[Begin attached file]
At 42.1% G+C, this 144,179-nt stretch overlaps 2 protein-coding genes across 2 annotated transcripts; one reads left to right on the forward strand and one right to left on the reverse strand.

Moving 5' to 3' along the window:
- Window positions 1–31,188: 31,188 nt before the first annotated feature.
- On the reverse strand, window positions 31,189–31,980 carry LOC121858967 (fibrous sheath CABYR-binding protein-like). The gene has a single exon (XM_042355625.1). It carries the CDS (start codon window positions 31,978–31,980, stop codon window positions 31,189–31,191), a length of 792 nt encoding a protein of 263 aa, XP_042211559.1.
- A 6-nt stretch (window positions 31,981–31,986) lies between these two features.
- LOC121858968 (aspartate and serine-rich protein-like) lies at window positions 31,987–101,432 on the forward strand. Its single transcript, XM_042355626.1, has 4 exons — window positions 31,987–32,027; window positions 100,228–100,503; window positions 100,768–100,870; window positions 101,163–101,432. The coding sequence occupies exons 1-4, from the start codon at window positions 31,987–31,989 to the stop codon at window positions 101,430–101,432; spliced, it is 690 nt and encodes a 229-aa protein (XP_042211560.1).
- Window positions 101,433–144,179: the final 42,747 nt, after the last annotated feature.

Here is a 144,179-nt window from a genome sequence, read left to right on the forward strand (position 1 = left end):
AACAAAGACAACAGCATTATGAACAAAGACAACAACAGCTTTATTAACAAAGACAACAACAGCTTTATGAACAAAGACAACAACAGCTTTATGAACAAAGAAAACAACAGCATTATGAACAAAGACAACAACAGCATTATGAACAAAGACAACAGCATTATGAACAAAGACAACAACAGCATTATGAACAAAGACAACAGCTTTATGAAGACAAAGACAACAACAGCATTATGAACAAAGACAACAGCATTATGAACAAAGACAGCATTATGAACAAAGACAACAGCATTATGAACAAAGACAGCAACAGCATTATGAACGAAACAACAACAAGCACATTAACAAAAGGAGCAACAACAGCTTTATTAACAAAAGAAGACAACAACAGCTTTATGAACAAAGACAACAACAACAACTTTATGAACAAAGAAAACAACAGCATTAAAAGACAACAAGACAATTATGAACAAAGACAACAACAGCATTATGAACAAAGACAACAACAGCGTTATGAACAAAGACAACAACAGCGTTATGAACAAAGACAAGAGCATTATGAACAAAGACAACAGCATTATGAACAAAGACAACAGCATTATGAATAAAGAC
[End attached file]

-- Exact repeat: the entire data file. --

At 42.1% G+C, this 144,179-nt stretch overlaps 2 protein-coding genes across 2 annotated transcripts; one reads left to right on the forward strand and one right to left on the reverse strand.

Moving 5' to 3' along the window:
- Window positions 1–31,188: 31,188 nt before the first annotated feature.
- On the reverse strand, window positions 31,189–31,980 carry LOC121858967 (fibrous sheath CABYR-binding protein-like). The gene has a single exon (XM_042355625.1). It carries the CDS (start codon window positions 31,978–31,980, stop codon window positions 31,189–31,191), a length of 792 nt encoding a protein of 263 aa, XP_042211559.1.
- A 6-nt stretch (window positions 31,981–31,986) lies between these two features.
- LOC121858968 (aspartate and serine-rich protein-like) lies at window positions 31,987–101,432 on the forward strand. Its single transcript, XM_042355626.1, has 4 exons — window positions 31,987–32,027; window positions 100,228–100,503; window positions 100,768–100,870; window positions 101,163–101,432. The coding sequence occupies exons 1-4, from the start codon at window positions 31,987–31,989 to the stop codon at window positions 101,430–101,432; spliced, it is 690 nt and encodes a 229-aa protein (XP_042211560.1).
- Window positions 101,433–144,179: the final 42,747 nt, after the last annotated feature.

Here is a 144,179-nt window from a genome sequence, read left to right on the forward strand (position 1 = left end):
AACAAAGACAACAGCATTATGAACAAAGACAACAACAGCTTTATTAACAAAGACAACAACAGCTTTATGAACAAAGACAACAACAGCTTTATGAACAAAGAAAACAACAGCATTATGAACAAAGACAACAACAGCATTATGAACAAAGACAACAGCATTATGAACAAAGACAACAACAGCATTATGAACAAAGACAACAGCTTTATGAAGACAAAGACAACAACAGCATTATGAACAAAGACAACAGCATTATGAACAAAGACAGCATTATGAACAAAGACAACAGCATTATGAACAAAGACAGCAACAGCATTATGAACGAAACAACAACAAGCACATTAACAAAAGGAGCAACAACAGCTTTATTAACAAAAGAAGACAACAACAGCTTTATGAACAAAGACAACAACAACAACTTTATGAACAAAGAAAACAACAGCATTAAAAGACAACAAGACAATTATGAACAAAGACAACAACAGCATTATGAACAAAGACAACAACAGCGTTATGAACAAAGACAACAACAGCGTTATGAACAAAGACAAGAGCATTATGAACAAAGACAACAGCATTATGAACAAAGACAACAGCATTATGAATAAAGAC